The Psychological Complications of Breathlessness

The Psychological Complications of Breathlessness

This week marks the annual IPF World Week where charities and organisations all around the globe are coming together to raise awareness of a debilitating and devastating disease. Idiopathic Pulmonary Fibrosis (IPF) is a progressive and deadly lung disease that in the UK is as prevalent as leukaemia, yet has little awareness, treatment or support systems in place. One of the main symptoms of IPF that can deteriorate quite dramatically is the ability to breathe and the intense feeling of breathlessness, medically referred to as dyspnoea. Most previous research has looked into the impact of sym­ptoms on those diagnosed with Chronic Obstructive Pulmonary Disease (COPD), but most of the findings can be applied to Pulmonary Fibrosis and other progressive illnesses that debilitate lung function.

Breathlessness can bring about physical pain similar to that of anxiety and depression such as a tightening in the chest, shallow breaths and an increase in pulse rate. While some of us may deal with excessive breathlessness at certain periods in our life, those with underlying medical conditions can experience dyspnoea on a regular and sometimes daily basis, especially once a progressive illness deteriorates.This can impact on their quality of life more so than any other symptom of their illness because of the physical and psychological symptoms that are difficult to effectively manage, and has been shown that eventually patients will become conditioned to avoid tasks which bring about breathlessness.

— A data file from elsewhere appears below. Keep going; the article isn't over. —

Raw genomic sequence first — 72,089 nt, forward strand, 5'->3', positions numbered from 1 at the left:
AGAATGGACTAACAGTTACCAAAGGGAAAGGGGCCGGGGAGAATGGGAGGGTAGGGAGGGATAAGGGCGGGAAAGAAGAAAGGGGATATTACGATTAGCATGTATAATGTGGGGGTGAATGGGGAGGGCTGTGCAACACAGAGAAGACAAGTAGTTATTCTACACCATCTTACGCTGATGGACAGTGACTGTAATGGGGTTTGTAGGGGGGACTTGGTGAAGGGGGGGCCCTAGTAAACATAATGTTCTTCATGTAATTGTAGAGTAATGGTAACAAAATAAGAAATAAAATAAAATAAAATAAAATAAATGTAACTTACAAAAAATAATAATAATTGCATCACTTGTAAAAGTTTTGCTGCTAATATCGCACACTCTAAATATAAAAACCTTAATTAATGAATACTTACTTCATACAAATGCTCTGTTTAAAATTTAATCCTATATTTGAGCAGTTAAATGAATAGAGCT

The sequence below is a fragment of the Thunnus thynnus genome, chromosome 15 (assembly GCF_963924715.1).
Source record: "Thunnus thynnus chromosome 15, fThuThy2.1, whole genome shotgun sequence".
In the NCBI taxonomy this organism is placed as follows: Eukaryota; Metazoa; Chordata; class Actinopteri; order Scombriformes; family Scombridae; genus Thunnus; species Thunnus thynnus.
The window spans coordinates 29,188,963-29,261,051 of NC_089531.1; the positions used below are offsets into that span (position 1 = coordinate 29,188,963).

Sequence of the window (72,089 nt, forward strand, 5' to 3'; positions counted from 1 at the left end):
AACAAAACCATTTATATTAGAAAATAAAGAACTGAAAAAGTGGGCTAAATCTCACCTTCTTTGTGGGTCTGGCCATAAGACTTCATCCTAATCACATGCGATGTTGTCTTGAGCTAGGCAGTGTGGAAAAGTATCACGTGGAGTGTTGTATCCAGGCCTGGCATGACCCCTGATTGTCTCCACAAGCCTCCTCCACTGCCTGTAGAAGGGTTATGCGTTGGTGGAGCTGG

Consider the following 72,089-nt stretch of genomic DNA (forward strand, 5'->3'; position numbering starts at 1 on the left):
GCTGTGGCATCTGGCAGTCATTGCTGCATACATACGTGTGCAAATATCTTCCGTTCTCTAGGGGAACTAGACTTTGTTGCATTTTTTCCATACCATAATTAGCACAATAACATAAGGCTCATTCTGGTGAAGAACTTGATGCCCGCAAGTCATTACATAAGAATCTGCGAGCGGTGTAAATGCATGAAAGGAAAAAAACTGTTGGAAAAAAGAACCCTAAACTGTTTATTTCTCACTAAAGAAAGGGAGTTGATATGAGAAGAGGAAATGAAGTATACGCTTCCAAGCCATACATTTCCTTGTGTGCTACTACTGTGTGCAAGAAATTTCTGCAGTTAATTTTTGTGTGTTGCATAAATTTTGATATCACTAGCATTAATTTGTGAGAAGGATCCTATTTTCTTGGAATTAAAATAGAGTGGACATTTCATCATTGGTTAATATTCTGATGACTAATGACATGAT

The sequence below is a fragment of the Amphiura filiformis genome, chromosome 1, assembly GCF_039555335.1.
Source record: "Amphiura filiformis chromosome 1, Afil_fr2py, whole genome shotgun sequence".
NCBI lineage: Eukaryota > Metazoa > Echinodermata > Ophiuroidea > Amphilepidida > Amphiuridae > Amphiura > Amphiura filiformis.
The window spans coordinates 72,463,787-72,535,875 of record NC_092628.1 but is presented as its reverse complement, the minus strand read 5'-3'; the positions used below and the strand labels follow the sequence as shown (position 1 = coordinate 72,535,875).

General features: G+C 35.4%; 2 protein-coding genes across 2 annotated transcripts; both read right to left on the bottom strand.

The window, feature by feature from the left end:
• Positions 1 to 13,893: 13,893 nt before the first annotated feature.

Dyspnoea can impact psychosocial health on the individual due to their decrease in mobility and increase in fear and anxiety induced when doing everyday tasks. This deterioration in independence also goes on to create a ripple effect by complicating relationships with carers and loved ones. As the lung disease progresses, the dyspnoea will increase which can cause a spiral decline in mental health with those diagnosed as they come to terms with the changes in their lifestyle. It is not uncommon for those diagnosed with chronic lung disease to later be treated for depression.

Current research into the psychological underpinning of dyspnoea has been lacking, although it has been suggested that confronting this as an anxiety disorder with cognitive therapy can help the individual manage increasing symptoms. Dyspnoea has also been identified from an emotional perspective as a complex individual experience which can impact the severity of feeling breathless due to the complex psychological underpinning of its nature which varies between each individual.

It has been suggested that developing positive word cues can help the individual stay active and learn to manage their breathlessness when undertaking gentle exercise. Pulmonary rehabilitation, for example, is an effective opportunity for those with chronic lung disease to improve their mobility but has also been shown to improve emotional processing and cognitive performance to better manage dyspnoea symptoms. However, it has also been identified that treating dyspnoea with pain management can also bring about positive outcomes and teaching new methods of breathing to manage exertion.

While there are improvements taking place in providing support to those who deal with exertion and dyspnoea on a daily place, it is clear that there is plenty more still to be done in which to help those who are diagnosed with chronic lung conditions, including IPF.


Katie Bagshawe is currently pursuing her MSc Psychology degree Sheffield Hallam University after completing a BSc Computing degree from the University of Cumbria. After acting as her father’s carer in his final years with Idiopathic Pulmonary Fibrosis, she has become impassioned to do research in the Psychological impact of Progressive Lung Disease and hopes to continue doing a PhD in the same research area. You can connect with her on Twitter @KBagshawe 


 

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